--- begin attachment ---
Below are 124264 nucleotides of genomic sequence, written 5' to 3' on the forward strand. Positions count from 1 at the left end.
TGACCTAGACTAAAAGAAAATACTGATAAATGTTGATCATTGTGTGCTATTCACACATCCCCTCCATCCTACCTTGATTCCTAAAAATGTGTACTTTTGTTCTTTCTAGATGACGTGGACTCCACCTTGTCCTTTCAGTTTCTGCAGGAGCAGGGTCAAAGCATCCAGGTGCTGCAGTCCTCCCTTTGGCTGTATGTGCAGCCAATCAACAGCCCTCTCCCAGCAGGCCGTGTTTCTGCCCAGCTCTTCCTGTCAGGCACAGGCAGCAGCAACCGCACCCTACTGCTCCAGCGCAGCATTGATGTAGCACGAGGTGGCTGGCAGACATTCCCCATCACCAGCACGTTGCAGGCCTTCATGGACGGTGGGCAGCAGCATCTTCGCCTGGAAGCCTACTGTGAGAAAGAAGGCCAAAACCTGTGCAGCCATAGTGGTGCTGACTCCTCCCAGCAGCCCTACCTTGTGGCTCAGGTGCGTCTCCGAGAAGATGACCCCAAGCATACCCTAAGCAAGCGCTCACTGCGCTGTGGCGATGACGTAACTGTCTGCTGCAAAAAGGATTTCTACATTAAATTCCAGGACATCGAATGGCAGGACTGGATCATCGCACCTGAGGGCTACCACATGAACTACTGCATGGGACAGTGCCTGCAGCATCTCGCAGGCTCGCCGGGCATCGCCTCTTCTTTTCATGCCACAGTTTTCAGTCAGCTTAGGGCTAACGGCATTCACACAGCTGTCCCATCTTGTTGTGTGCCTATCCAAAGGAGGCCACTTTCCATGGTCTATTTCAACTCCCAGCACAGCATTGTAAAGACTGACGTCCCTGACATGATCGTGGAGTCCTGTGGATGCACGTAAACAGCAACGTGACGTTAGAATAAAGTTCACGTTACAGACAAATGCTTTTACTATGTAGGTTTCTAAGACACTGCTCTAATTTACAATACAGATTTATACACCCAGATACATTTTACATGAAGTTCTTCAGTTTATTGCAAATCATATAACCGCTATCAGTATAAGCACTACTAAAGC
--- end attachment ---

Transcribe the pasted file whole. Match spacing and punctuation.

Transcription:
Below are 124264 nucleotides of genomic sequence, written 5' to 3' on the forward strand. Positions count from 1 at the left end.
TGACCTAGACTAAAAGAAAATACTGATAAATGTTGATCATTGTGTGCTATTCACACATCCCCTCCATCCTACCTTGATTCCTAAAAATGTGTACTTTTGTTCTTTCTAGATGACGTGGACTCCACCTTGTCCTTTCAGTTTCTGCAGGAGCAGGGTCAAAGCATCCAGGTGCTGCAGTCCTCCCTTTGGCTGTATGTGCAGCCAATCAACAGCCCTCTCCCAGCAGGCCGTGTTTCTGCCCAGCTCTTCCTGTCAGGCACAGGCAGCAGCAACCGCACCCTACTGCTCCAGCGCAGCATTGATGTAGCACGAGGTGGCTGGCAGACATTCCCCATCACCAGCACGTTGCAGGCCTTCATGGACGGTGGGCAGCAGCATCTTCGCCTGGAAGCCTACTGTGAGAAAGAAGGCCAAAACCTGTGCAGCCATAGTGGTGCTGACTCCTCCCAGCAGCCCTACCTTGTGGCTCAGGTGCGTCTCCGAGAAGATGACCCCAAGCATACCCTAAGCAAGCGCTCACTGCGCTGTGGCGATGACGTAACTGTCTGCTGCAAAAAGGATTTCTACATTAAATTCCAGGACATCGAATGGCAGGACTGGATCATCGCACCTGAGGGCTACCACATGAACTACTGCATGGGACAGTGCCTGCAGCATCTCGCAGGCTCGCCGGGCATCGCCTCTTCTTTTCATGCCACAGTTTTCAGTCAGCTTAGGGCTAACGGCATTCACACAGCTGTCCCATCTTGTTGTGTGCCTATCCAAAGGAGGCCACTTTCCATGGTCTATTTCAACTCCCAGCACAGCATTGTAAAGACTGACGTCCCTGACATGATCGTGGAGTCCTGTGGATGCACGTAAACAGCAACGTGACGTTAGAATAAAGTTCACGTTACAGACAAATGCTTTTACTATGTAGGTTTCTAAGACACTGCTCTAATTTACAATACAGATTTATACACCCAGATACATTTTACATGAAGTTCTTCAGTTTATTGCAAATCATATAACCGCTATCAGTATAAGCACTACTAAAGC